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District 50

David Carr

Staten Island: Arrochar, Bay Terrace, Bulls Head, Castleton Corners, Concord, Dongan Hills, Dongan Hills Colony, Egbertville, Emmerson Hill, Fort Wadsworth, Grant City, Grasmere, High Rock, Lighthouse Hill, Midland Beach, New Dorp, Oakwood, Ocean Breeze, Old Town, Richmondtown, South Beach, Todt Hill, Travis, Westerleigh, Willowbrook; Brooklyn: Bath Beach, Bay Ridge, Dyker Beach Park, Dyker Heights, Fort Hamilton

David Carr is the Council Member representing the Mid-Island based 50th Councilmanic District. Carr has had a lifelong passion for government and politics and began getting involved in campaigns at the age of 10. He began working in government doing constituent services in the United States House of Representatives. He eventually became the Chief of Staff to then-Assemblyman Joseph Borelli.

Carr went on to serve in that role for former City Council Minority Leader Steven Matteo in 2014. As a focal point of the Mid-Island Council office, Carr managed a broad range of issues from constituent and community matters, to moving legislation in City Hall. In less than seven years, he helped negotiate the passage of 27 of Matteo’s bills, which is a record for a Staten Island Council Member. He also worked closely with many community organizations and city agencies to help the Council member allocate funding and capital resources. He served as Chief of Staff to Matteo for eight years until his election to the Council in November 2021.

Since taking office, Carr’s focus on quality of life projects and financial relief for working New Yorkers in an increasingly challenging fiscal and social landscape has led to numerous headline-filling projects and legislation.

His first piece of legislation enacted was Local Law 66 of 2022, which requires the New York City Department of Buildings (DOB) to waive the filing fee for a permit for work to repair damage from a fire and any construction defects discovered following a fire in a one-, two- or three-family home. The fee waiver extends to other homes in the same HOA or Co-Op to correct the same construction defect. The bill also requires the DOB to conduct outreach on the waiver in the designated citywide languages.

His second piece of legislation enacted was Local Law 36 of 2023, which offers a new and more forgiving interest rate for homeowners with property tax arrears that accrue while an eligible property with an assessed value of $250,000 or less is the subject of a valid payment agreement plan with the New York City Department of Finance. This bill covers 82 percent of New York City primary resident homeowners. Homeowners who make a good faith attempt to pay their tax debt are no longer subject to harsh interest rates under this law.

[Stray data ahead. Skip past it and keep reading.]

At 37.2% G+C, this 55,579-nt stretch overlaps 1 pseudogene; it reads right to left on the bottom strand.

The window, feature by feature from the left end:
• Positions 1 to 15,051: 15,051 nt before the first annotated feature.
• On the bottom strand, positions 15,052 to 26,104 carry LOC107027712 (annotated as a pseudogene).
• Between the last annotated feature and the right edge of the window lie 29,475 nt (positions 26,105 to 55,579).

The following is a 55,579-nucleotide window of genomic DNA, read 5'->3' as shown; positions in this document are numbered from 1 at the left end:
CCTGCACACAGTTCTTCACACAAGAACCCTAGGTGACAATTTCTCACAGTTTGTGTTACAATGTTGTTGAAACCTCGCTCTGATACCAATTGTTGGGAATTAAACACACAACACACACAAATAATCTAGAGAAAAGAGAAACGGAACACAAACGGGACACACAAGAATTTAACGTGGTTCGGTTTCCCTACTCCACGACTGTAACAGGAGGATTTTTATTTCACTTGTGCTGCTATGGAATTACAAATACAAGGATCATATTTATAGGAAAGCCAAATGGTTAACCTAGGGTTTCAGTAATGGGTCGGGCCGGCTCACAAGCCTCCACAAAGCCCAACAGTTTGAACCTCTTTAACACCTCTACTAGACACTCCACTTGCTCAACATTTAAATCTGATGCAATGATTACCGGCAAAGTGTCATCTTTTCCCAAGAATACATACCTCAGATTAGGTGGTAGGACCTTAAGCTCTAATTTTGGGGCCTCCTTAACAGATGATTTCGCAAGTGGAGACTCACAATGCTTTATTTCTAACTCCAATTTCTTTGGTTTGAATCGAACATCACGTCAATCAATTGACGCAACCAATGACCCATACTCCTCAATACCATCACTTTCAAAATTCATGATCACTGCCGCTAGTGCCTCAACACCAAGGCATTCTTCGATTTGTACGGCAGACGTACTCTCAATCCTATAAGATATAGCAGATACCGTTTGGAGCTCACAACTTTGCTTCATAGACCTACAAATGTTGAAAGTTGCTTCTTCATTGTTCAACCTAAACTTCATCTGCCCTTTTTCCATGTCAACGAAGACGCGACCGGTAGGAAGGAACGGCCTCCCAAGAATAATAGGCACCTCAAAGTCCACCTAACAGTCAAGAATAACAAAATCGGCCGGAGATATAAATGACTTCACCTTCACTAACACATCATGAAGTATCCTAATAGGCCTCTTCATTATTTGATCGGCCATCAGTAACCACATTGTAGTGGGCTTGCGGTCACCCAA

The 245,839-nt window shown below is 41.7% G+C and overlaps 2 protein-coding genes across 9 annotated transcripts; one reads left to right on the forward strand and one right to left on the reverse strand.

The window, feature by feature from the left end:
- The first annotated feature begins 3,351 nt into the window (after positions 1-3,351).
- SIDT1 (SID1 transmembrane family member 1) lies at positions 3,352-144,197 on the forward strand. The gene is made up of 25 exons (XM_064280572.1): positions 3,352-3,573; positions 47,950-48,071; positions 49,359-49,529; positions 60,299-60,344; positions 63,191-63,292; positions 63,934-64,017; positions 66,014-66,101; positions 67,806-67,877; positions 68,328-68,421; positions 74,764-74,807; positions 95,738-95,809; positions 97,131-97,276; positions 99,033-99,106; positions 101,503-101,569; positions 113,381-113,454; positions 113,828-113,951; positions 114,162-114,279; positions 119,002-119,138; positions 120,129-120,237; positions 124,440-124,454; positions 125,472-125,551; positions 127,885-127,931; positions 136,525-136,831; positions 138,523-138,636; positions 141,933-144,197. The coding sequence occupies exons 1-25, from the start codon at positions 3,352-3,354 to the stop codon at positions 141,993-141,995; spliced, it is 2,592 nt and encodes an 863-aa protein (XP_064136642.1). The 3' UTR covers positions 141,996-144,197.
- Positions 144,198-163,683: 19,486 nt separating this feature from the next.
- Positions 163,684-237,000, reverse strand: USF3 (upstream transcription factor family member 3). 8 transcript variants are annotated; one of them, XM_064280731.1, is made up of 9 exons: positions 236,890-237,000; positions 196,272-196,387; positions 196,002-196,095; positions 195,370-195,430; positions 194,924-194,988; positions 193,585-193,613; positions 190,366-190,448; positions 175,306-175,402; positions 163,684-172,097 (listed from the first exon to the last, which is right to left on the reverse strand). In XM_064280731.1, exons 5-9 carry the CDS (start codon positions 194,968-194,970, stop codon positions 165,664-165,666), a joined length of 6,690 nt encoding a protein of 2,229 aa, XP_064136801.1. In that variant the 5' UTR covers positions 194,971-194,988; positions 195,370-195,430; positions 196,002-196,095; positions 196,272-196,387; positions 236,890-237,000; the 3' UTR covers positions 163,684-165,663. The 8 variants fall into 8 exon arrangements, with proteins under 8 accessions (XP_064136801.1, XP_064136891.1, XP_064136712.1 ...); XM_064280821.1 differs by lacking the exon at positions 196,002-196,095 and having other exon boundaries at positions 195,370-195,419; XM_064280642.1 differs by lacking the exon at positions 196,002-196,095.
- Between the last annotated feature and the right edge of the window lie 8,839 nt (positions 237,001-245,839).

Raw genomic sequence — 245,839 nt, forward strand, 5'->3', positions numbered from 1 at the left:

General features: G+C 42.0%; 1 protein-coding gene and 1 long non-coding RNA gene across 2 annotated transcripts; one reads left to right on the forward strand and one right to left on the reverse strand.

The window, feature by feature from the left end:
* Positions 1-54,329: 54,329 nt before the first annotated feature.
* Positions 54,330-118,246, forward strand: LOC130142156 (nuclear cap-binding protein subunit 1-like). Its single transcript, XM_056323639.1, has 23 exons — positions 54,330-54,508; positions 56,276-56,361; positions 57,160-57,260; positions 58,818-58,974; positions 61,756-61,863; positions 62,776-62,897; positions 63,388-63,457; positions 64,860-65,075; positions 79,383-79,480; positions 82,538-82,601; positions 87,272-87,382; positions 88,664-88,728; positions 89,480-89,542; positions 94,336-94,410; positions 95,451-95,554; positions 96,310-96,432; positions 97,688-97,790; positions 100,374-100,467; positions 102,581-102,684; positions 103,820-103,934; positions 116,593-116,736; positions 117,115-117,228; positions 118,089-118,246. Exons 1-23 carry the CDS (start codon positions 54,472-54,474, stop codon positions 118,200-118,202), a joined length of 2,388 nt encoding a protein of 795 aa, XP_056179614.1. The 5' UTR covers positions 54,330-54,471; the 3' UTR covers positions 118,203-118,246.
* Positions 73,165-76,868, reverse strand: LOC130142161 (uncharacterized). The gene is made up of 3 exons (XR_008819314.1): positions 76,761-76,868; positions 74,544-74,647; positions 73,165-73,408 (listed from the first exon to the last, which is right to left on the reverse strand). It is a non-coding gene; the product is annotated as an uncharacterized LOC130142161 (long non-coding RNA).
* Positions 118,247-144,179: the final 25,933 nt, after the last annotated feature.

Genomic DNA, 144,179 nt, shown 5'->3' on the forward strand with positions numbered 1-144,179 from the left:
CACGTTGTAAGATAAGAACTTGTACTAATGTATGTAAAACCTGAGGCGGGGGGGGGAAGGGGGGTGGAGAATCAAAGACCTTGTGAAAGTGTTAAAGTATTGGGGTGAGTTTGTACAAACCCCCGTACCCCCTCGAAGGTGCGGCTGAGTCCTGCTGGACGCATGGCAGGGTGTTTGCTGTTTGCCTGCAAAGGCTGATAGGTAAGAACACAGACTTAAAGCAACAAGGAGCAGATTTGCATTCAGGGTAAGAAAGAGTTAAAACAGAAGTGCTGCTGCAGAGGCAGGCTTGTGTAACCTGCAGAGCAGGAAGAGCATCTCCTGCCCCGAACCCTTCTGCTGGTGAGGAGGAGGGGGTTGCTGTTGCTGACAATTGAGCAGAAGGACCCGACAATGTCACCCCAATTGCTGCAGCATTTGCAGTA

Ongoing quality of life issues central to Carr’s platform include the fight against migrant shelter expansion in neighborhoods with little available resources or which are not contextually appropriate for migrants entering New York City. He was a leader in the successful fight to close the shelter at the former St. John Villa High school in Arrochar, and he continues to fight against the current use and expansion of other shelters in his district. Legislation for quality of life that Carr is currently working to have passed include Intro 1120 of 2023, which would require the New York City Department of Transportation (DOT) to study at least 100 speed camera locations every year and, if found feasible, require DOT to install a raised speed reducer within one year. It would also require the DOT to report annually on the these studies and, if raised speed reducers are found to adequately reduce speed at these locations, recommend whether to remove speed cameras at these locations entirely.

One of Carr’s cornerstone projects is an ongoing litter, graffiti, and overgrowth cleanup partnership with the non-profit Where-To-Turn. The partnership reached its goal of 100 cleanups within the first 100 days of Carr’s first term, and they have been working to keep his district clean ever since.

Other achievements include funding local institutions and projects such as new stadium lights at Susan Wagner High School’s Athletic Facility, the renovation of the baseball and softball fields at New Dorp High School, the upgrade of Midland Playground, the Staten Island Zoo’s new Clove Road entrance, the improvement of Richmond University Medical Center including the new emergency room, new state-of-the-art cancer diagnostic and treatment equipment at Staten Island University Hospital, the College of Staten Island’s Center for the Arts, and countless other areas central to improving quality of life for every-day Staten Islanders and Brooklynites.